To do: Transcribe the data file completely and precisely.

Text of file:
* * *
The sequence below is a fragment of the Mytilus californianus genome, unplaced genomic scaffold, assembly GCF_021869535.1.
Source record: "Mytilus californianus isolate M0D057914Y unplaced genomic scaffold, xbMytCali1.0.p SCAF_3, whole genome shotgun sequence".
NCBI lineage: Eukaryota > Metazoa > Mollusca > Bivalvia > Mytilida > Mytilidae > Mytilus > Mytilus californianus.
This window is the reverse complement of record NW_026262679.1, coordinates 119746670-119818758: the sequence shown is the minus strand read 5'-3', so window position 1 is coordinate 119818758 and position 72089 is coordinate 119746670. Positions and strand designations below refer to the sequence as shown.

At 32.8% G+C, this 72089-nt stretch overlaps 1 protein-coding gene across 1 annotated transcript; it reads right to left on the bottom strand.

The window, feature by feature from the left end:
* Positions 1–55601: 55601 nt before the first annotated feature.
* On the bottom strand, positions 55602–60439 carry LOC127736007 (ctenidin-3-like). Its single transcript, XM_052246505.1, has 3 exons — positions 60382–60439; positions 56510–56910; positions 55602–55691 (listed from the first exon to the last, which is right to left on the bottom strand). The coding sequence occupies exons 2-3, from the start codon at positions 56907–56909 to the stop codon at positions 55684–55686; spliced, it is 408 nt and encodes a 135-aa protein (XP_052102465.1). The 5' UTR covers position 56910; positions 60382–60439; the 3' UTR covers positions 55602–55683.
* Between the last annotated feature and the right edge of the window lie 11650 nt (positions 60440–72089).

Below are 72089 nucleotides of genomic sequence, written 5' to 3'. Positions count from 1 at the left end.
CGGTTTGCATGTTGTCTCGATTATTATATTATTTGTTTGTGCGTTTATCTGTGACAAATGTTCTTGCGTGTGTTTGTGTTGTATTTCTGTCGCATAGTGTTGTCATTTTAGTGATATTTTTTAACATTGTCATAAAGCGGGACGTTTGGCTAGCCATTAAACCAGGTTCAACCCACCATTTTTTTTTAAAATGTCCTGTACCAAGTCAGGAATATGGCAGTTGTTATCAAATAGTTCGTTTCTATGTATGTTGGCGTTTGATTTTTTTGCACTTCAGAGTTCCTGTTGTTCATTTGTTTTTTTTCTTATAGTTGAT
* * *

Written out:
The sequence below is a fragment of the Mytilus californianus genome, unplaced genomic scaffold, assembly GCF_021869535.1.
Source record: "Mytilus californianus isolate M0D057914Y unplaced genomic scaffold, xbMytCali1.0.p SCAF_3, whole genome shotgun sequence".
NCBI lineage: Eukaryota > Metazoa > Mollusca > Bivalvia > Mytilida > Mytilidae > Mytilus > Mytilus californianus.
This window is the reverse complement of record NW_026262679.1, coordinates 119746670-119818758: the sequence shown is the minus strand read 5'-3', so window position 1 is coordinate 119818758 and position 72089 is coordinate 119746670. Positions and strand designations below refer to the sequence as shown.

At 32.8% G+C, this 72089-nt stretch overlaps 1 protein-coding gene across 1 annotated transcript; it reads right to left on the bottom strand.

The window, feature by feature from the left end:
* Positions 1–55601: 55601 nt before the first annotated feature.
* On the bottom strand, positions 55602–60439 carry LOC127736007 (ctenidin-3-like). Its single transcript, XM_052246505.1, has 3 exons — positions 60382–60439; positions 56510–56910; positions 55602–55691 (listed from the first exon to the last, which is right to left on the bottom strand). The coding sequence occupies exons 2-3, from the start codon at positions 56907–56909 to the stop codon at positions 55684–55686; spliced, it is 408 nt and encodes a 135-aa protein (XP_052102465.1). The 5' UTR covers position 56910; positions 60382–60439; the 3' UTR covers positions 55602–55683.
* Between the last annotated feature and the right edge of the window lie 11650 nt (positions 60440–72089).

Below are 72089 nucleotides of genomic sequence, written 5' to 3'. Positions count from 1 at the left end.
CGGTTTGCATGTTGTCTCGATTATTATATTATTTGTTTGTGCGTTTATCTGTGACAAATGTTCTTGCGTGTGTTTGTGTTGTATTTCTGTCGCATAGTGTTGTCATTTTAGTGATATTTTTTAACATTGTCATAAAGCGGGACGTTTGGCTAGCCATTAAACCAGGTTCAACCCACCATTTTTTTTTAAAATGTCCTGTACCAAGTCAGGAATATGGCAGTTGTTATCAAATAGTTCGTTTCTATGTATGTTGGCGTTTGATTTTTTTGCACTTCAGAGTTCCTGTTGTTCATTTGTTTTTTTTCTTATAGTTGAT